Tuesday, December 05, 2023

The apple tree (or, grace overcomes legalism)

The apple tree

      My parents had gone for a six-week visit to the old country, and I had been farmed out to family friends. The friends lived on a farm, which was very exciting for a six-year-old city boy.

      The farmer, Mr. R., had planted a new sapling apple tree near the vegetable garden beside the house. It was a lonely-looking little tree, and it had produced its first-ever apple. The apple was tiny, but it was an apple. Mrs. R. was proud of it and the family was talking about it. 

      Dear Mrs. R. knew me for longer than just one day, and warned me not to pick the apple. I was to leave it on the tree. 

      Well, this piqued my interest and curiosity. I went to look at the apple hanging there on the tree, forlorn and all alone. I wondered what it would taste like, but Mrs. R.’s warning rang in my ears: "Don't pick the apple, George!" 

      Hmm... What was I to do? I reached upwards for the little branch upon which the apple hung and slowly, carefully, pulled the branch towards me. I went up on my tippy-toes and took a generous bite of the apple. Then, just as carefully, I let the little branch back up. There! I had not picked the apple, and yet I had tasted it.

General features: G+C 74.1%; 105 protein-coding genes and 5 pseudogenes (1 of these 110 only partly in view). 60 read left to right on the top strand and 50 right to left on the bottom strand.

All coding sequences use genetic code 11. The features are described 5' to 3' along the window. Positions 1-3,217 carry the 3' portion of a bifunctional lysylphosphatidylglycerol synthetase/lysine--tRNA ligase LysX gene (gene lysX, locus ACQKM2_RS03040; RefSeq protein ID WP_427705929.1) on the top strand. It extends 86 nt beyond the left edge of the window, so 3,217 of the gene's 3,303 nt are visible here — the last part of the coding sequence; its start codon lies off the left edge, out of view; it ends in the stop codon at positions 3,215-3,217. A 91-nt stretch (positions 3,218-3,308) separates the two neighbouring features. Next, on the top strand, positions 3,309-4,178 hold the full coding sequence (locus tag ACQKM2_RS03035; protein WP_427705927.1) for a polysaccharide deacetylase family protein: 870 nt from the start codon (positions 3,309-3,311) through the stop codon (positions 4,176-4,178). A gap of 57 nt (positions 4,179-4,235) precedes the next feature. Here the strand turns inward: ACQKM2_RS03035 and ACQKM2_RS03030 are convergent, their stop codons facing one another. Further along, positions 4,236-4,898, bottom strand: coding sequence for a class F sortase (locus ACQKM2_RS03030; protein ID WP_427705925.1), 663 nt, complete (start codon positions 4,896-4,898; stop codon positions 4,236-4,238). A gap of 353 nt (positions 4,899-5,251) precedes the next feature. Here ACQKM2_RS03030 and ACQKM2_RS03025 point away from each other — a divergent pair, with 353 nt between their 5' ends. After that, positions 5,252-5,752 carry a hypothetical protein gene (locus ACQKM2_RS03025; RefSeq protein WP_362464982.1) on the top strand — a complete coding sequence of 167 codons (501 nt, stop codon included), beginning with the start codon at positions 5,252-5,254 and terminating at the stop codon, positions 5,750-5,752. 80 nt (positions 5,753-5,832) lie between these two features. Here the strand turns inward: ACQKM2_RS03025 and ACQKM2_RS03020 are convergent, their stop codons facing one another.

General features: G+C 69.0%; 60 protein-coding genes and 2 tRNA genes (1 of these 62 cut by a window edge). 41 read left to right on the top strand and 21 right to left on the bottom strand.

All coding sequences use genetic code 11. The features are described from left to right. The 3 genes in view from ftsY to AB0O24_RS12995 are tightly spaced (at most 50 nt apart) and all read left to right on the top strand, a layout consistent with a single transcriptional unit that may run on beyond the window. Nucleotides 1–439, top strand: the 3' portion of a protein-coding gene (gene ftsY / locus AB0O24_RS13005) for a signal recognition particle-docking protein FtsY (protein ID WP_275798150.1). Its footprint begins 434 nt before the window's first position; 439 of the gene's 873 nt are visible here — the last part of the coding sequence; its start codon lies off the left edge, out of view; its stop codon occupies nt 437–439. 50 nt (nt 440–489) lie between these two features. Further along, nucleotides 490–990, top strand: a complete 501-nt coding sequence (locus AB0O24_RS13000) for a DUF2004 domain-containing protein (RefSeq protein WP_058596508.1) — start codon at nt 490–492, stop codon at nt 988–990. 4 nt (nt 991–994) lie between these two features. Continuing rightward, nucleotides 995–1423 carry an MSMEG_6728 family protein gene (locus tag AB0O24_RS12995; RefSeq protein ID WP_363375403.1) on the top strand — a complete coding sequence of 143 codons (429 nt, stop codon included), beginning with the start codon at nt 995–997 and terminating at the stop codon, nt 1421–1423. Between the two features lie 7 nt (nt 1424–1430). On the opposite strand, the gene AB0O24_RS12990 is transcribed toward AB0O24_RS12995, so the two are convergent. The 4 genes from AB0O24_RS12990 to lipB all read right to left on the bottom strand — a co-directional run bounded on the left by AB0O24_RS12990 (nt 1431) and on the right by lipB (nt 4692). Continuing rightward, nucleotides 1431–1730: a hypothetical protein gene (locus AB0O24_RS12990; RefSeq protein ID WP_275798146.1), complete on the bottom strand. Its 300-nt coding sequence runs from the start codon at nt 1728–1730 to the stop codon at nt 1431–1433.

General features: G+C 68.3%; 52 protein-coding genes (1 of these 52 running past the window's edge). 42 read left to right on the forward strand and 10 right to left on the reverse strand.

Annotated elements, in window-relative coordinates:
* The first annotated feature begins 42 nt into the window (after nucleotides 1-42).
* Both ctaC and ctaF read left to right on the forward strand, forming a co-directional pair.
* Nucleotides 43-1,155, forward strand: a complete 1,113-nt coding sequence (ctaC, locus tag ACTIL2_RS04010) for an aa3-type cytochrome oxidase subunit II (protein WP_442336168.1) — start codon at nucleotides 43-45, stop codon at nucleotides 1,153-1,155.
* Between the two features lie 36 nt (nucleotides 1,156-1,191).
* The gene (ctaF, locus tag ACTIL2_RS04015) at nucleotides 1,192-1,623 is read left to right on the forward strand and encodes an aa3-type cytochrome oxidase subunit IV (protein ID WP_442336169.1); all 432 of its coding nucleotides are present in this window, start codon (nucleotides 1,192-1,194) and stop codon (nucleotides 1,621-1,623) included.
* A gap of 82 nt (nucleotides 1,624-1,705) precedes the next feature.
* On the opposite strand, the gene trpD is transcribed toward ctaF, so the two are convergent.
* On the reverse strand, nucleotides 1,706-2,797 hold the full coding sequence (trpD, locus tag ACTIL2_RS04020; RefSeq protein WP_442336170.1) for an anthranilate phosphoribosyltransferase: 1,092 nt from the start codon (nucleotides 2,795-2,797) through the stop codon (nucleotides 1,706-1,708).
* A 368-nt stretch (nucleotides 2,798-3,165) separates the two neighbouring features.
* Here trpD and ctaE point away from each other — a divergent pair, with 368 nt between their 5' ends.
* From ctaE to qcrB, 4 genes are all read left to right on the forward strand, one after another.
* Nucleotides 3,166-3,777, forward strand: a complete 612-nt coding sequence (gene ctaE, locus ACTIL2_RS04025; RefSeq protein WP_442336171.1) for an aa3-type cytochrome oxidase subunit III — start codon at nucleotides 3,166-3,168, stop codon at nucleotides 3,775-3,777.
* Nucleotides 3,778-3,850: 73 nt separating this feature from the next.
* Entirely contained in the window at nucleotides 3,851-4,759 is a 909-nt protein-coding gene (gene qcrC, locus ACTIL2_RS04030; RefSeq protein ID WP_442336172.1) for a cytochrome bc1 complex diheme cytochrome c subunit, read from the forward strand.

Mrs. R. reported that someone had taken a bite of her apple. There was only one who could have done it: George! I got a bit of a scolding, and I was ashamed. 

      Later I learned that Mr. R. said I should get a spanking for it. His wife, however, disagreed. George should not be spanked. After all, although he had taken a bite of the apple, he had not plucked it. It was still hanging there, albeit missing part of it.

      I was being legalistic, but Mrs. R. showed me grace. I had observed the letter of the law, but she showed me favour when I had deserved the opposite: punishment. The definition of grace.